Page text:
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GroMoPo Metadata for Big Sioux Aquifer USGS model

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Created: Feb 07, 2023 at 2:48 p.m.
Last updated: Feb 07, 2023 at 2:48 p.m.
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The city of Sioux Falls, in southeastern South Dakota, is the largest city in South Dakota. The U.S. Geological Survey (USGS), in cooperation with the city of Sioux Falls, completed a groundwater-flow model to use for improving the understanding of groundwater-flow processes, estimating hydrogeologic properties, and analyzing groundwater and surface-water interactions for the Big Sioux aquifer in the model area. The model area includes the Big Sioux aquifer and the underlying hydrogeologic units from Dell Rapids, South Dakota, to the confluence of the Big Sioux River and the outlet of the Sioux Falls Diversion Channel in eastern Sioux Falls, S. Dak. The Big Sioux aquifer is the primary aquifer in the model area and the focus of the groundwater-flow model. The Big Sioux River is the largest stream in the model area and is in hydraulic connection with the Big Sioux aquifer. A conceptual model for the area was constructed and includes a characterization of the hydrogeologic framework, analysis and construction of potentiometric surfaces, and summary of estimated water budget components in the model area. The primary hydrogeologic units in the model area consist of (1) the Big Sioux aquifer, (2) a glacial till confining unit, and (3) bedrock aquifers (Split Rock Creek and Sioux Quartzite aquifers). Sources of groundwater recharge included infiltration of precipitation, stream seepage, and groundwater exchanges among the hydraulically connected Big Sioux aquifer, glacial till confining unit, and bedrock aquifers. Groundwater losses included evapotranspiration, groundwater discharge to streams, and groundwater withdrawal to supply water-use needs. A numerical groundwater-flow model (numerical model) was constructed and was used to simulate all aspects of the conceptual model for predevelopment (steady-state) and time-varying (transient) monthly conditions for 1950-2017. The numerical model was constructed using the USGS modular hydrologic simulation program, MODFLOW-6, and was calibrated using the Parameter ESTimation software, PEST++. The transient numerical model was calibrated for steady-state and transient monthly conditions for 1950-2017. Calibration targets were observations of hydraulic head, changes in hydraulic head, monthly mean streamflow (as a rate), and cumulative monthly stream discharge (as a volume). Parameters adjusted during model calibration were horizontal and vertical hydraulic conductivity, specific storage, specific yield, recharge and evapotranspiration multipliers, and streambed hydraulic conductivity. Horizontal and vertical hydraulic conductivity were estimated at pilot points distributed within the model area; specific storage and specific yield were assigned to uniform values in each layer in the model area; recharge and evapotranspiration multipliers were assigned uniformly for every stress period in the numerical model; and streambed hydraulic conductivity values were assigned uniformly between stream confluences. The final calibrated parameter values of horizontal and vertical hydraulic conductivity, specific yield, specific storage, streambed hydraulic conductivity, recharge, and evapotranspiration were considered reasonable for the hydrogeologic materials and conditions in the model area for 1950-2017. Overall, simulated hydraulic head altitudes had a linear regression coefficient of determination (R2) of 0.48. Hydraulic head altitude residuals for the glacial till confining unit and bedrock aquifers were typically greater in magnitude when compared to residuals in the Big Sioux aquifer, but simulated hydraulic head altitudes in the Big Sioux aquifer compared favorably with mean observed hydraulic head altitudes and had a linear regression R2 of 0.93. Simulated streamflow hydrographs matched the general trends of observed increases and decreases in streamflow for USGS streamgages 06482000 (Big Sioux River at Sioux Falls, S. Dak.) and 06482020 (Big Sioux River at North Cliff Avenue at Sioux Falls, S. Dak.), but larger streamflows were overestimated at the first streamgage and underestimated at the second streamgage. The numerical model reasonably estimated cumulative monthly stream discharge for the first 10-15 years of available streamflow records at both USGS streamgages. After the first 10-15 years of available streamflow record, cumulative monthly stream discharge was closely estimated for USGS streamgage 06482000 and underestimated at USGS streamgage 06482020. Composite sensitivities without regularization were calculated by PEST++ for the calibrated numerical model parameters and were averaged by parameter group. The parameter group with the highest mean composite sensitivity was the recharge multiplier parameter group. Model simplifications, assumptions, and limitations were necessary for construction of the conceptual and numerical models and for calibration efficiency. Spatial simplification of hydraulic properties could cause the numerical model to misrepresent reactions to changes in localized stresses, such as additional demands for groundwater withdrawal. The numerical model was temporally discretized into monthly periods and required scaling daily rates into representative monthly rates for model input and calibration targets. Based on the comparison between the observed and simulated groundwater levels, monthly mean streamflow and cumulative monthly stream discharge, and general groundwater distribution and flow, the numerical model favorably simulated the flow in the Big Sioux aquifer. Eventual capture was calculated in the model area using a steady-state numerical groundwater-flow model. The eventual capture map shows areas of higher streamflow capture adjacent to the Big Sioux River north of the city of Sioux Falls and along the lower part of the Sioux Falls Diversion Channel, and areas of lower streamflow capture along aquifer boundaries and near the southern Sioux Quartzite barrier. The timing of capture was determined using a transient numerical groundwater-flow model to determine the likely captured water sources for 30 years of groundwater withdrawal at three hypothetical wells using three continuous withdrawal rates (112.5, 450.0, and 900.0 gallons per minute). Supply for all three hypothetical wells became capture-dominated after only a short period of continuous withdrawal. Capture stabilized after about 10-15 years for well A, and after 20-25 years for well B, and after about 10-15 years for well C. The groundwater-flow model is a suitable tool to use for improving the understanding of groundwater-flow processes, estimating hydrogeologic properties, and analyzing groundwater and surface-water interactions for the Big Sioux aquifer near Sioux Falls, S. Dak. The numerical model can be used to simulate hydrologic scenarios, advance understanding of groundwater budgets, compute system response to stress, and determine likely sources of water supplied to wells.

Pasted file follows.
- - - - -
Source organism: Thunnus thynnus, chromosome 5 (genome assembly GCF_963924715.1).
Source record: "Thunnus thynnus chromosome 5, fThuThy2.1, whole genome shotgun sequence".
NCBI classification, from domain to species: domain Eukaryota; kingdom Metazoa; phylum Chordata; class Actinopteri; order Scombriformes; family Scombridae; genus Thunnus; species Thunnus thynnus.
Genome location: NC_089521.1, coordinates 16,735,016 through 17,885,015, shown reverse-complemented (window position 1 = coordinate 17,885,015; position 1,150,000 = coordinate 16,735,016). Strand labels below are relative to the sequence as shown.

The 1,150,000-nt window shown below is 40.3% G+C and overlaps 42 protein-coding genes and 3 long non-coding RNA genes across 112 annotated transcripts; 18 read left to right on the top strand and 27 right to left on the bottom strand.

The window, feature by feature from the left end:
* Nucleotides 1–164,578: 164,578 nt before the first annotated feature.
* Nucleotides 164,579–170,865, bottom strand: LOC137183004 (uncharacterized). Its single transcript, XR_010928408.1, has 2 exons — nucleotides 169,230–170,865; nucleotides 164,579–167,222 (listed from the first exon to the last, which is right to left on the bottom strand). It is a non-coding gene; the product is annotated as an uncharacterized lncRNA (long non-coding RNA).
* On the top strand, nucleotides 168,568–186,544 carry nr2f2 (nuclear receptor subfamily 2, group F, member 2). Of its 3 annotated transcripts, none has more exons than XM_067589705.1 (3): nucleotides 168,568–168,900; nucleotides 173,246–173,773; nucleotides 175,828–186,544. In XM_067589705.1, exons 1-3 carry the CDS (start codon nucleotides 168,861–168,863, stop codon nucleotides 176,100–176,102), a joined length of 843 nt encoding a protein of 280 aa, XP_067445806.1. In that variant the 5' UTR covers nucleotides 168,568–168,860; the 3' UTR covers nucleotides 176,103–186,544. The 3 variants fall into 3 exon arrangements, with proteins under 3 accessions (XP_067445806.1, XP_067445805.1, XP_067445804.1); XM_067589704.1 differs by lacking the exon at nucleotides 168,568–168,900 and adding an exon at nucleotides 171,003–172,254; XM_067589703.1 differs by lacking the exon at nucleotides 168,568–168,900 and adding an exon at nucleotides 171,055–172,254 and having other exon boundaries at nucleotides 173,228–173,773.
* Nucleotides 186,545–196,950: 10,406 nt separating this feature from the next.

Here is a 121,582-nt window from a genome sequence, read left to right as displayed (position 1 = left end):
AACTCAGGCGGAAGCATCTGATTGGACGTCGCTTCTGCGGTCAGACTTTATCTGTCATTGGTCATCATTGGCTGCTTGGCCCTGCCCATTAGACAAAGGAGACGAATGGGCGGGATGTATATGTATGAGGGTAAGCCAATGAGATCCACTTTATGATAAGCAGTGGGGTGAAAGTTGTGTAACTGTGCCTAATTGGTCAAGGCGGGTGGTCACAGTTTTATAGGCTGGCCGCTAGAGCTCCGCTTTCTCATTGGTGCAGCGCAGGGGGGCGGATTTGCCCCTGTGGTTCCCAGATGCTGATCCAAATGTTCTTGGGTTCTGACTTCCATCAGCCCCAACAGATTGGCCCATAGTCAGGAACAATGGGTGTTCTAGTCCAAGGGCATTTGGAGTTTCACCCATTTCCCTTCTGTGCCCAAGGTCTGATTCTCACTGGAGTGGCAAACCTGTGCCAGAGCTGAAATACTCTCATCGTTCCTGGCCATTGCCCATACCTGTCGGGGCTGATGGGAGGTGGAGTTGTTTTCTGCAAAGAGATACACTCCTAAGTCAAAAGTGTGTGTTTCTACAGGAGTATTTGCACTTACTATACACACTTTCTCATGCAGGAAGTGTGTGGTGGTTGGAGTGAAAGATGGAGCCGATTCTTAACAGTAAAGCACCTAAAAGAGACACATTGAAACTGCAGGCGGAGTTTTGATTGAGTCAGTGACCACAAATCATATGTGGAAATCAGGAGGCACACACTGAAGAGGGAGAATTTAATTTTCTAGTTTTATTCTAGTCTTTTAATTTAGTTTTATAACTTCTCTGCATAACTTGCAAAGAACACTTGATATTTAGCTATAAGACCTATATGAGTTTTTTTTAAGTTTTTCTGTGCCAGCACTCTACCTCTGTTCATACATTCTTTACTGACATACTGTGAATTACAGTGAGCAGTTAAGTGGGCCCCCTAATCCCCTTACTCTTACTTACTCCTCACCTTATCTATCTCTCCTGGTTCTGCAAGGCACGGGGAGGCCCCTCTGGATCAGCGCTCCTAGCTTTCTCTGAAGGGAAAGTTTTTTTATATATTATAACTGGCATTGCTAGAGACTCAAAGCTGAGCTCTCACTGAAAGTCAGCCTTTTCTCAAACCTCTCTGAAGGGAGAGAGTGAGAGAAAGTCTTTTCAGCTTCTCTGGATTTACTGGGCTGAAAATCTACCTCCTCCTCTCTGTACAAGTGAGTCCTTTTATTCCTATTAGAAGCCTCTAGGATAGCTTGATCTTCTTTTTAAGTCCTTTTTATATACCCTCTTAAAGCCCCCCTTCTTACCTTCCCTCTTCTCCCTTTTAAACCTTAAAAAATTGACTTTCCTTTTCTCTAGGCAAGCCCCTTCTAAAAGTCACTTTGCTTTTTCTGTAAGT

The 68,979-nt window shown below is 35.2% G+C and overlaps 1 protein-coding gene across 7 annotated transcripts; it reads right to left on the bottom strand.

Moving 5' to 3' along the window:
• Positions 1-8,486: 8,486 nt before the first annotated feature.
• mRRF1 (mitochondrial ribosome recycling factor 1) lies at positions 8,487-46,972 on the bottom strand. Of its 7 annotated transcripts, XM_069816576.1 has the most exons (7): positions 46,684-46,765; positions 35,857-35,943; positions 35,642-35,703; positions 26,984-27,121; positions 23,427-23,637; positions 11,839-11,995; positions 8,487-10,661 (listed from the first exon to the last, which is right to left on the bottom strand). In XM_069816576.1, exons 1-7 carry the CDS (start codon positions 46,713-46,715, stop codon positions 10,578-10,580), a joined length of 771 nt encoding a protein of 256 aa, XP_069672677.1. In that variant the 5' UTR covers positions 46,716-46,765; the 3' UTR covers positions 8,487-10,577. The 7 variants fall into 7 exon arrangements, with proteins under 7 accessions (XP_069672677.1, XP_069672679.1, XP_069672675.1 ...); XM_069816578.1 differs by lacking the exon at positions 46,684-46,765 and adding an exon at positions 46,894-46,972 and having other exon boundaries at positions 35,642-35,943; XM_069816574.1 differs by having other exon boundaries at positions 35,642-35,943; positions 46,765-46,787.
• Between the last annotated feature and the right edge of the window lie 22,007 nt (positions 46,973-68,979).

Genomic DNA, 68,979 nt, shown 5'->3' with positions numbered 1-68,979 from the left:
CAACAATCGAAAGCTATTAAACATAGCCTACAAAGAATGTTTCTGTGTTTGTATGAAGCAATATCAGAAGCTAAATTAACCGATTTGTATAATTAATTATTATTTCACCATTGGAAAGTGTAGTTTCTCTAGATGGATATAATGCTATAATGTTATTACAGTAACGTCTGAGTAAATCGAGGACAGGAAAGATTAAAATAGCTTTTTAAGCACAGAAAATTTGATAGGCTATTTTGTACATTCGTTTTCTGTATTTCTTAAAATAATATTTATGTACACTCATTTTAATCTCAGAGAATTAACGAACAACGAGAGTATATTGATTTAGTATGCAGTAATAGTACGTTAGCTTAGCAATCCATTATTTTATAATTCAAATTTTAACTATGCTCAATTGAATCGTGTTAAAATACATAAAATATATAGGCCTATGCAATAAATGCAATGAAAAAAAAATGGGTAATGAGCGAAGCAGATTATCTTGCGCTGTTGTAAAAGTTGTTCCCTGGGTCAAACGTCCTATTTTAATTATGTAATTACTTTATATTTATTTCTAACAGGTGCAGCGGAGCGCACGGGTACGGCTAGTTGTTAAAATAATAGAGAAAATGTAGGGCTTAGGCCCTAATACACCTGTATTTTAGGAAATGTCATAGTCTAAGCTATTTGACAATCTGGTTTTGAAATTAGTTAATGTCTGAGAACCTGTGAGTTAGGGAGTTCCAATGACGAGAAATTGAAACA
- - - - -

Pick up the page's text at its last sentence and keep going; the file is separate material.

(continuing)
Subject Keywords



Coordinate System/Geographic Projection:
WGS 84 EPSG:4326
Coordinate Units:
Decimal degrees
Place/Area Name:
United States
North Latitude
East Longitude
South Latitude
West Longitude


Additional Metadata

Name Value
DOI 10.3133/sir20195117
Depth 259
Scale < 100 000 km²
Layers 2-5 layers
Purpose groundwater resources;scientific investigation;decision support
GroMoPo_ID 56
IsVerified True
Model Code MODFLOW
Model Link
Model Time 1950–2017
Model Year 2019
Model Authors K.W.Davis, W.G.Eldridge, J.F.Valder, K.J.Valseth
Model Country United States
Data Available input and output publicly available;Geological input available
Developer Email
Dominant Geology Model focuses on multiple geologic materials
Developer Country USA
Publication Title Groundwater-Flow Model and Analysis of Groundwater and Surface-Water Interactions for the Big Sioux Aquifer, Sioux Falls, South Dakota
Original Developer No
Additional Information
Integration or Coupling None of the above
Evaluation or Calibration static water levels;dynamic water levels;monthly mean streamflow (as a rate), cumulative monthly stream discharge (as a volume)
Geologic Data Availability

How to Cite

GroMoPo, C. Mohan (2023). GroMoPo Metadata for Big Sioux Aquifer USGS model, HydroShare,

This resource is shared under the Creative Commons Attribution CC BY.